- Winterberry holly;
- Pin or chokecherries;
- Oregon grape;
- High bush cranberry;
- Evergreen huckleberry;
- Saskatoon berry;
- Pacific dogwood;
- Crab apples;
- Russian olive;
- Tatarian dogwood;
- Domestic cherry trees;
- American bittersweet grapes;
- Amur privet;
- Multiflora rose.
Don’t Forget About Hummingbirds
In case you have any hummingbirds in your area, it would be best to plant flowers that can offer life-giving nectar. You can also opt to install a live camera to watch how glorious these birds are.
Following the blooming season of salmonberries and red flowering currants, the Rufous hummingbird flies back to the Pacific Northwest. Later on, the fireweed, mountain meadow flowers, and the wild crab apple will come into bloom. All of these plants can be a great addition to your landscape.
Honeysuckles, elderberries, red columbines, and bleeding hearts are also popular nectar-giving flowers. However, in most cases, hummingbirds find red and pink tubular flowers to be more attractive.
Also, trees and dense thickets near water will captivate hummingbirds to nest. Remember, hummingbirds are excellent insect eaters. This means they are beneficial to have around your garden or backyard.
Here are the flowers that attract hummingbirds:
- Red flowering currant;
- Wild crab apple;
- Red columbines;
- Trumpet creeper;
- Spotted jewelweed.
- Cardinal flower;
- Trumpet vine;
- Coral bells;
- Scarlet runner beans;
- Butterfly bush;
- Bee balm;
- Penstemon lobelia;
- Flowering quince;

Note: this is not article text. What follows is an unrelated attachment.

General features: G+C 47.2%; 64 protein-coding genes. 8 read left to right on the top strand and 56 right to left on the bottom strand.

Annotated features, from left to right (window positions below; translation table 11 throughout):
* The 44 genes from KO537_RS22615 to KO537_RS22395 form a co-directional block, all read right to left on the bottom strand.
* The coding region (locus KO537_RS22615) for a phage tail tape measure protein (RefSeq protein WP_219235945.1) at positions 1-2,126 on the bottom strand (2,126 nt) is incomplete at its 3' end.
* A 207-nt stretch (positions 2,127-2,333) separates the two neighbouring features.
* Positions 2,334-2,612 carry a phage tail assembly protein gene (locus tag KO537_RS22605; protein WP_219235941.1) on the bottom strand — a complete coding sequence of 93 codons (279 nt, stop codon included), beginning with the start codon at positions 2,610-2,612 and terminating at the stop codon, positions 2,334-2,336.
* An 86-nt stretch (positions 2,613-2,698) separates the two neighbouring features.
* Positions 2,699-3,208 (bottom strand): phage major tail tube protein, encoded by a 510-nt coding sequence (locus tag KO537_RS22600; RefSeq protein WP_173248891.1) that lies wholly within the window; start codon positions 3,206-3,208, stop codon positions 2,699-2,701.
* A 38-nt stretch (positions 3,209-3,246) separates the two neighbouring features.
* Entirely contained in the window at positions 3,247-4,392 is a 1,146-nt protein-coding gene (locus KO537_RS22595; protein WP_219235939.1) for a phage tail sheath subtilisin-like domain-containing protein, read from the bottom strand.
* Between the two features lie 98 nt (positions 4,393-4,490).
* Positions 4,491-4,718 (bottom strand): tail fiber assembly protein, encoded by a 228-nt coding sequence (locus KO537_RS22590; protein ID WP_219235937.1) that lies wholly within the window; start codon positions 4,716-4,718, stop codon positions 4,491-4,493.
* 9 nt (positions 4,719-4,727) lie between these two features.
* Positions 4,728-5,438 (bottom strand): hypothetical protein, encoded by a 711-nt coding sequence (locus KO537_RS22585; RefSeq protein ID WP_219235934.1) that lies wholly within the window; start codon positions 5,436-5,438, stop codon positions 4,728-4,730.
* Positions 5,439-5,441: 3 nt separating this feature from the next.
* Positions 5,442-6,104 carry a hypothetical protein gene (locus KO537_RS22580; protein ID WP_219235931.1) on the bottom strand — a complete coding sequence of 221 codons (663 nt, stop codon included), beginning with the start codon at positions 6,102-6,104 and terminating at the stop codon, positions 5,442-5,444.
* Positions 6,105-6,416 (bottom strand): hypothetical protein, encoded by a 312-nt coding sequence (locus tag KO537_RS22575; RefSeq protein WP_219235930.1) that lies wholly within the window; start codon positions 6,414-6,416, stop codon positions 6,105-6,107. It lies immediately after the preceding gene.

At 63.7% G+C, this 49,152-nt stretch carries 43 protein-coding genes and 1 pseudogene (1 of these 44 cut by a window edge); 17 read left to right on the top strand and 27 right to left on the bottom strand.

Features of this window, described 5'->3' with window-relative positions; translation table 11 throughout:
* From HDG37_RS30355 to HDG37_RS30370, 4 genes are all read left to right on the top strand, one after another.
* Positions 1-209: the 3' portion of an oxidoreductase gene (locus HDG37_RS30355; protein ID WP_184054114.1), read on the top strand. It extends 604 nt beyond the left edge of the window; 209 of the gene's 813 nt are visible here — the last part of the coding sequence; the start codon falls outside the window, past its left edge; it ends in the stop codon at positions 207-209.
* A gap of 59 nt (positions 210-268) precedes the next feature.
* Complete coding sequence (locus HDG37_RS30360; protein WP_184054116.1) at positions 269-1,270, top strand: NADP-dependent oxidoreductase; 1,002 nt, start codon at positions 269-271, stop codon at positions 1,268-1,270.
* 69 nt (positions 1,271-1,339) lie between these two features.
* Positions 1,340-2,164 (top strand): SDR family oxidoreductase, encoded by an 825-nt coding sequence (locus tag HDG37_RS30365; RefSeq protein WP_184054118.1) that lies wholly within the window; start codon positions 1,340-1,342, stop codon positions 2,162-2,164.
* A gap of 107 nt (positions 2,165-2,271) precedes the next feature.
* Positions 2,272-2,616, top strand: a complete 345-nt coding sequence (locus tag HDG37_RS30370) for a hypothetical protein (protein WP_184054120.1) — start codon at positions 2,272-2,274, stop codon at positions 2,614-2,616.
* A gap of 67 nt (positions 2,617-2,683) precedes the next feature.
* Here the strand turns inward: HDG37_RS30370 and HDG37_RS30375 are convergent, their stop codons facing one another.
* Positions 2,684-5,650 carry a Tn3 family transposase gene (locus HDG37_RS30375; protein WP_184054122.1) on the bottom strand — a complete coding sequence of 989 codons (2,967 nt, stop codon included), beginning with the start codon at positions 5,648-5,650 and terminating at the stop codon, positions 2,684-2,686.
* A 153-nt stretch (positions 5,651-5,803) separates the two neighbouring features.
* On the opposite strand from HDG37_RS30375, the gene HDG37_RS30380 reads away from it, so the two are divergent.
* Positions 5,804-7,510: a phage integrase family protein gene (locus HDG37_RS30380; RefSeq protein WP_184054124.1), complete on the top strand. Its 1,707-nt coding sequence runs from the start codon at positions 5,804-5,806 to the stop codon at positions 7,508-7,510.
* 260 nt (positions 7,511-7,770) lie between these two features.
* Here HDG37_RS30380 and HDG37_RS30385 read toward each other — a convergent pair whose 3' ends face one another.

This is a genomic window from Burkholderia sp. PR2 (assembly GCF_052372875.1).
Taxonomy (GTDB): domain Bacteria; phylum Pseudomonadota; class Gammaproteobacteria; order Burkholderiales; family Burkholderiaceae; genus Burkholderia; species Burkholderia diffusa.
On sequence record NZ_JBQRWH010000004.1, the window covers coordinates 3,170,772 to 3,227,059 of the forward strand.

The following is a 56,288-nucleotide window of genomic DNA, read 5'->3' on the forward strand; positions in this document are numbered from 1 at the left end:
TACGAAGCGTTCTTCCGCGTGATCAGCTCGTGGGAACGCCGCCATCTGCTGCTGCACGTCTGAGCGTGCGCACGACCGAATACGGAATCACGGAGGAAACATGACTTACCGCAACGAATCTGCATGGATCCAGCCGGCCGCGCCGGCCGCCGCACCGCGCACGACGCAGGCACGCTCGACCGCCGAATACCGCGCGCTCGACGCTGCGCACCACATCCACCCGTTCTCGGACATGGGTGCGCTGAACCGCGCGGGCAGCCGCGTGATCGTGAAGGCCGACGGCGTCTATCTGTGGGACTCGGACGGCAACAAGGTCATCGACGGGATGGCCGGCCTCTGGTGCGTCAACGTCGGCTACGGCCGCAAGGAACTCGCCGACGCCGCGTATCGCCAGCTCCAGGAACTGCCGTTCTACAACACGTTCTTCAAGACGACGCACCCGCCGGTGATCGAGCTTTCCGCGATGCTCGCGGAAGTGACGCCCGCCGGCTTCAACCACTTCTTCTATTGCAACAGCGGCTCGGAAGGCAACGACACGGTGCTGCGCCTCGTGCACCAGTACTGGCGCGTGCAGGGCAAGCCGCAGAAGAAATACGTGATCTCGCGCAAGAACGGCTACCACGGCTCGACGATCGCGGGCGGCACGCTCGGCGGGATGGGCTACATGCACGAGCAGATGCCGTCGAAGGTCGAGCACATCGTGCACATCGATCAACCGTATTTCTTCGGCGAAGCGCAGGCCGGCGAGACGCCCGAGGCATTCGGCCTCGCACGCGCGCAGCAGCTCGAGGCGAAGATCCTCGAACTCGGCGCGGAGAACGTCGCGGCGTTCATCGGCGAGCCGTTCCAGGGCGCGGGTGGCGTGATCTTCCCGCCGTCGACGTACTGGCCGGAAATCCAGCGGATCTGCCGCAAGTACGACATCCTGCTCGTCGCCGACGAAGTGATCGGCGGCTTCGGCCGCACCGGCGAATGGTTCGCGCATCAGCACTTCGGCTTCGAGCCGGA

Reduce Open Areas
One of the most vital factors for attracting birds is having a variety of plants in thick layers. In connection to this, it would be best to reduce the grassy, open spaces you have. These open areas offer no shelter for birds and have the least food source.
To reduce open areas, you can choose to widen flower beds, add shrubs instead of grass, and plant more trees. By doing so, you will not only be rewarded with a lot of birds, but you will also have less need to trim and mow the grass.
Save Your Trees
It will take a lot of time to grow a tree. However, it is worth it. They are vital to many birds for food, perching, roosting, nesting, and as shelter from predators. Moreover, trees also provide shade.
If you find an unstable tree in your yard, consider alternatives to removing it completely. Moreover, leaving some wildlife trees or snags can offer homes for different types of birds. Owls and hawks might also perch on these trees. They can even help clean up your rodent population, if there are any.
Any trees that are required to be removed can be partially cut closer to the ground. It can then be planted with a non-invasive vine. You can also opt to do spiral pruning to allow a little bit of light into the yard or remove rotten branches.
Creating an eco-friendly landscape to attract more birds isn’t just for the eyes. Yes, naturescaping and seeing a wide variety of birds in your yard is great. However, there is more to it than that. It also offers a lot of benefits, which include getting rid of unwanted pests that might harm your family or damage your garden.
Article Submitted By Community Writer